Indian English, or rather, the forms of English used in India, have long been a topic of interest for laymen and scholars. For generations, the 'exotic' nature of the transplanted language was commented on, often ridiculed as a matter of unintentional comic. It was only from the 1960s onwards that the local forms of English were recognized for what they are - adaptations of the world language to local needs, and varying to an enormous degree, depending on the speakers' (and writers') education and the uses they make of the language. This acknowledgement came mainly from abroad (and still does); Indians are much less willing to admit to the variation and its communicative functions in the country. Therefore, standard English (if possible in its classical British form) is generally favoured, together with formal written uses often based on the stylistic models provided by English literature from Shakespeare to Dickens. R.R. Mehrotra was one of the first to see the need for a proper sociolinguistic description of the Indian situation, and the forms and functions of English in this complex set-up.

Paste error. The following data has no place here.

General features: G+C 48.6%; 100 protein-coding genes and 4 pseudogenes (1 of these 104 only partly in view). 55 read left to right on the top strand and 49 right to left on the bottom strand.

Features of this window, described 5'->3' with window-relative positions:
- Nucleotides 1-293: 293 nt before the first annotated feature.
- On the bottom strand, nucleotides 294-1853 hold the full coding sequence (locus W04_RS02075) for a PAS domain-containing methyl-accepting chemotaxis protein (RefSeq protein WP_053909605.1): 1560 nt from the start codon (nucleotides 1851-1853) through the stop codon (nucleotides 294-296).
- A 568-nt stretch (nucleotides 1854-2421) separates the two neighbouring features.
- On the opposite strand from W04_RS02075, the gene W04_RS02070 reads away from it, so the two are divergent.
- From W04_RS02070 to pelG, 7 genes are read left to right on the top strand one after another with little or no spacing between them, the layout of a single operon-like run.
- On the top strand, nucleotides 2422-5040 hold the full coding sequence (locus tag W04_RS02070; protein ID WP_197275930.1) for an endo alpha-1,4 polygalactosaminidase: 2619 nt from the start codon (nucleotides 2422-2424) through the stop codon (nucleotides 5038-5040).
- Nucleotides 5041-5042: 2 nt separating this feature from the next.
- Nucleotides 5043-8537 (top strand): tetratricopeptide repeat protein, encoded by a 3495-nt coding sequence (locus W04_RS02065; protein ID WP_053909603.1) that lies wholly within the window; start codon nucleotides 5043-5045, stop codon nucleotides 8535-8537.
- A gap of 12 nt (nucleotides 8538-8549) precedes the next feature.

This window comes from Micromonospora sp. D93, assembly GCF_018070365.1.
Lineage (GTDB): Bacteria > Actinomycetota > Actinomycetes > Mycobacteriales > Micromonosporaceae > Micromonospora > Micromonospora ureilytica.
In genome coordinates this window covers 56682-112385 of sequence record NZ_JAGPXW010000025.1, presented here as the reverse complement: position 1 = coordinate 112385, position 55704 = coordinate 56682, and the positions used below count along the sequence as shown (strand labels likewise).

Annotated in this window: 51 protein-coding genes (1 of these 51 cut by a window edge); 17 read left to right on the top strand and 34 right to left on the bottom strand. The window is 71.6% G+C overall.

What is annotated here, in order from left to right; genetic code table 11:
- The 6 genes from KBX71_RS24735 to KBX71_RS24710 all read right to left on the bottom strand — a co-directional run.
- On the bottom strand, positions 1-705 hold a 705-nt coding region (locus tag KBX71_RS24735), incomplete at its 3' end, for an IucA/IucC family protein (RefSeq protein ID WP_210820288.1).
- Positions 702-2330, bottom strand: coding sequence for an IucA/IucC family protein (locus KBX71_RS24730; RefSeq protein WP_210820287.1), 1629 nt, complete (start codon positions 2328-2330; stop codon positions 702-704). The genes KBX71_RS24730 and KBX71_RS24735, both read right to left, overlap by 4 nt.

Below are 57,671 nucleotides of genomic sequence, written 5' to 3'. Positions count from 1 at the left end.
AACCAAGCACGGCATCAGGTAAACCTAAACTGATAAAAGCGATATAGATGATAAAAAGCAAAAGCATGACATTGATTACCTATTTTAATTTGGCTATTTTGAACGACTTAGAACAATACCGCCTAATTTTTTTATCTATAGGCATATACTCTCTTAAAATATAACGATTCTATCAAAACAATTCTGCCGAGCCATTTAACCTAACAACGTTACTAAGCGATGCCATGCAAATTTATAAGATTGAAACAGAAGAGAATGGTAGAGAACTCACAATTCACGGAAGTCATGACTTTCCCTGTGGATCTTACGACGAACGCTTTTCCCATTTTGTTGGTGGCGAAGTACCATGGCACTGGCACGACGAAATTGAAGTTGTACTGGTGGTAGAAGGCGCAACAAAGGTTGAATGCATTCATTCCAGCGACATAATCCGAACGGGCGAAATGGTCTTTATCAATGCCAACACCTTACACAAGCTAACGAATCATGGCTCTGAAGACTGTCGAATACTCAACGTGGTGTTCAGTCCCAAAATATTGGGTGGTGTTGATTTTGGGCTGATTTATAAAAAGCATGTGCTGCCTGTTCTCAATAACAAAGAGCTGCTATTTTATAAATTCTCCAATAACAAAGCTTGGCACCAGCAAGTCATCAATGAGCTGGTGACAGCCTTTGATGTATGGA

He has for a long time collected and analysed the huge range of English around him, with the aim of publishing a collection of texts that reflects the variation within the country along various dimensions, historical, regional, ethnic, social and stylistic. The present collection of texts is typical in many ways, evoking in the content, style and grammatical forms the contexts in which English functions; notes help to put the excerpts into the proper frame to make them intelligible to outsiders.